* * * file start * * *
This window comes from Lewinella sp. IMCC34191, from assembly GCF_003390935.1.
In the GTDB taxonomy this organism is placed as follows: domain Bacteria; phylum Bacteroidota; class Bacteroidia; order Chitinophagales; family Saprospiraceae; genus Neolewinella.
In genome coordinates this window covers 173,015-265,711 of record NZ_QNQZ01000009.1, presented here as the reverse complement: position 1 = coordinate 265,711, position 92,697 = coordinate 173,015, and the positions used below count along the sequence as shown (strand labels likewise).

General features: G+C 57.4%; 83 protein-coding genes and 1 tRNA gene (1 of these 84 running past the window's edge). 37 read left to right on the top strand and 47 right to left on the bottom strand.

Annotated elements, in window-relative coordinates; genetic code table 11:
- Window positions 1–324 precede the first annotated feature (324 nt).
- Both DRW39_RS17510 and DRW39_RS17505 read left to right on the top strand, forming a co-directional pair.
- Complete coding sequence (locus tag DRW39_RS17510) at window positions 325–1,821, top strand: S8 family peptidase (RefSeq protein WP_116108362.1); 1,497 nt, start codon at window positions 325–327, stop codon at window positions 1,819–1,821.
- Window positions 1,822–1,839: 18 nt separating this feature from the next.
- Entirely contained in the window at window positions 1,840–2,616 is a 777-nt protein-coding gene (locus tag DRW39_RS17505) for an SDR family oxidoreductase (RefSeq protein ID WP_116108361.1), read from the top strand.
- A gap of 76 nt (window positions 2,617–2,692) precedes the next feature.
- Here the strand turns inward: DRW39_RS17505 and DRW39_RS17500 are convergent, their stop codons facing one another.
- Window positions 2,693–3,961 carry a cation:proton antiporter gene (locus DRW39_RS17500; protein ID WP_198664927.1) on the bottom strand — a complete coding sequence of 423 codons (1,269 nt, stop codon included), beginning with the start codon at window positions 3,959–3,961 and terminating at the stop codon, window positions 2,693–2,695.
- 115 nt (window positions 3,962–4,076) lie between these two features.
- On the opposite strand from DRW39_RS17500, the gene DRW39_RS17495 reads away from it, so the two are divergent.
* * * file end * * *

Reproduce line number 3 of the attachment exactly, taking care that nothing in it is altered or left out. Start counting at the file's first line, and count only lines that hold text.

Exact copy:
In genome coordinates this window covers 173,015-265,711 of record NZ_QNQZ01000009.1, presented here as the reverse complement: position 1 = coordinate 265,711, position 92,697 = coordinate 173,015, and the positions used below count along the sequence as shown (strand labels likewise).